Rather than spending weeks or months on each trial, Shell can now run simulates on Amazon’s high performance computing capacity and “produce better catalysts that make us more efficient in the way that we are producing our hydrogen, which is going to make hydrogen more affordable,” Crotts said.
Knowing when to geek out
And while the technology enables companies such as Shell to be more efficient, he said it’s not the critical success factor.
“Everyone of us here, everyone on the planet has the technology available. AWS provides it, and we can use it tomorrow. Then why are some of these successful and others are not? It starts with maybe the two bookends that's important for this: cooperation and collaboration,” he said.
And as much as he likes to geek out on the technology, Crotts said it’s vital to remember to tie the tech to the value the tech enables.
“You'll know we're successful when we celebrate the business outcome more than the technology we bring. Now that doesn't mean I don't love technology, but when we're all geeking out as the technology people, let's do it,” he said. “Let's make sure that we're focused on that outcome.”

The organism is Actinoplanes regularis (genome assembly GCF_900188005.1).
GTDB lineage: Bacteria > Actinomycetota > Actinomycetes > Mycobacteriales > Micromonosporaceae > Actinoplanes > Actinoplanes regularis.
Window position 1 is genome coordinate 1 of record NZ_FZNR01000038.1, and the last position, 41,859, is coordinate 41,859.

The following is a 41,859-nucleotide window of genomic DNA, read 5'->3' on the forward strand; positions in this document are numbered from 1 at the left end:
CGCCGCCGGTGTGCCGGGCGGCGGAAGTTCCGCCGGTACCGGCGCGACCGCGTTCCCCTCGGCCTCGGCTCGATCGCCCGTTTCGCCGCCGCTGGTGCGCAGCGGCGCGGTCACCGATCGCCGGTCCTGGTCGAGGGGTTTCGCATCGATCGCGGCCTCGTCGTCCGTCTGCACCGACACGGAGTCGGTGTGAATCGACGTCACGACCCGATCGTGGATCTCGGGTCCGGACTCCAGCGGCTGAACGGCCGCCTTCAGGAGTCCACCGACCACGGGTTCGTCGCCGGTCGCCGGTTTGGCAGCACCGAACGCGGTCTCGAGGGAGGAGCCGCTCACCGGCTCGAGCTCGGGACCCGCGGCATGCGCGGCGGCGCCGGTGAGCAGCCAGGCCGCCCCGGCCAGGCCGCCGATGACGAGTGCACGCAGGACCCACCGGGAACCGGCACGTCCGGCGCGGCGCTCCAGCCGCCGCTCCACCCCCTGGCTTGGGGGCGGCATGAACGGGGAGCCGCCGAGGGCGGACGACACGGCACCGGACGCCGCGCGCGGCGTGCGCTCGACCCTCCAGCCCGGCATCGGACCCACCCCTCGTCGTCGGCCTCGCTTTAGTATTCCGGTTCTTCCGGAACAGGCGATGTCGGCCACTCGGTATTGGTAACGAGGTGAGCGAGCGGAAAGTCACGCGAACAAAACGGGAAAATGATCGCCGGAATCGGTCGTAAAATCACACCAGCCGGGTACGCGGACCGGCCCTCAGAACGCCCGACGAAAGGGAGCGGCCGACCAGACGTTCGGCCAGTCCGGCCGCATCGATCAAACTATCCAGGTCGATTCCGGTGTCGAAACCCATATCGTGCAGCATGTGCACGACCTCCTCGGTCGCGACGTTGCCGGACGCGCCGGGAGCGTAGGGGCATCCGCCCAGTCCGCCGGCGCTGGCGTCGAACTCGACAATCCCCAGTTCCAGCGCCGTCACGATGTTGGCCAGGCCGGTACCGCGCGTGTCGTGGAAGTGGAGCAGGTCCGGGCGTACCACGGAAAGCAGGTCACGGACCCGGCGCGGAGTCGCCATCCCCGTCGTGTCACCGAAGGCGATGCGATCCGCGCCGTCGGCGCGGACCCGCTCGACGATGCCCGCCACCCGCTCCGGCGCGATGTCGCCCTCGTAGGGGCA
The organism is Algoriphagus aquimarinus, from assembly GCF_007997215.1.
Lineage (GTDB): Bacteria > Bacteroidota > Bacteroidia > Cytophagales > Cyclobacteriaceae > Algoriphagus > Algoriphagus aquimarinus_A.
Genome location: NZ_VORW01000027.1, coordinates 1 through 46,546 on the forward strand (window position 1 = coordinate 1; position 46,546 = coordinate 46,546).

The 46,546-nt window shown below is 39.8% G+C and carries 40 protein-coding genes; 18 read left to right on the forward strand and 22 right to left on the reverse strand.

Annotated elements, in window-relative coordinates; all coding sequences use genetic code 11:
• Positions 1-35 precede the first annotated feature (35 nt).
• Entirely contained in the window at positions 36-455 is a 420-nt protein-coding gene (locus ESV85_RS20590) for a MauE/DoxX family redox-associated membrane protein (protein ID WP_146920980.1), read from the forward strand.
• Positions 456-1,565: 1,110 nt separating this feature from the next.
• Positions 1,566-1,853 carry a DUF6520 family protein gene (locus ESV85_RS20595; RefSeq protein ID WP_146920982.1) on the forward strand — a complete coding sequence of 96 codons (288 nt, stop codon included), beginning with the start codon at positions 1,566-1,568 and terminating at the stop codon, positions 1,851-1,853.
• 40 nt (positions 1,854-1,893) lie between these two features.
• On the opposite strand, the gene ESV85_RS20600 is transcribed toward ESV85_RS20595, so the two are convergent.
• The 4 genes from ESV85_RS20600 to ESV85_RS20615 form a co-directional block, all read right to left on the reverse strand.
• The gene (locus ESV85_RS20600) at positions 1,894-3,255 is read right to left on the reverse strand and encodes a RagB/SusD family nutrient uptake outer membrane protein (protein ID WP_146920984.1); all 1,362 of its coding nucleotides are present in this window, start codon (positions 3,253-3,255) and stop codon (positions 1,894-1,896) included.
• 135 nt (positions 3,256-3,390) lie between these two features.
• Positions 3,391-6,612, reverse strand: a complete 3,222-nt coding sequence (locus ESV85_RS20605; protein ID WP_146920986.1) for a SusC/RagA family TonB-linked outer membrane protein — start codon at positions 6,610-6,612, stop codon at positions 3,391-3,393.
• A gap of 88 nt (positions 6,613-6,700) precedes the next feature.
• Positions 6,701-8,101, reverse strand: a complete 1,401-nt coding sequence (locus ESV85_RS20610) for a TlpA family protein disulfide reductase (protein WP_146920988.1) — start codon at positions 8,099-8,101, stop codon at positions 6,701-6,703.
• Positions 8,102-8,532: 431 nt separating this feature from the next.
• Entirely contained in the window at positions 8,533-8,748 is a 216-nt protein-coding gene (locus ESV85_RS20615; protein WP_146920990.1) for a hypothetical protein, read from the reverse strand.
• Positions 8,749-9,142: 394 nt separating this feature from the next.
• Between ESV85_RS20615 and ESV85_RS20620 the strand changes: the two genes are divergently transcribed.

Right now, he said, generative artificial intelligence (AI) is a huge buzzword.
“The challenge is that…[AI] will change the way the world operates. The problem is when will it change and how will it change?” Crotts said.
“A lot of people are comparing it to the early days of the internet,” he said.
While the internet has changed a lot in 30 years, he said, the change with generative AI is “happening about five times” as fast.
“Part of that is the accelerated compute [power] that's available in the cloud to enable this,” he said. “That transformation is going to affect many industries.”
Some people, he said, are simply avoiding generative AI out of fear.
“People should be thinking more about what it can do and err on the side of trying it out, than being afraid to use it,” he said. “Now is the time to give it a shot and say, ‘Hey, what could it do?’”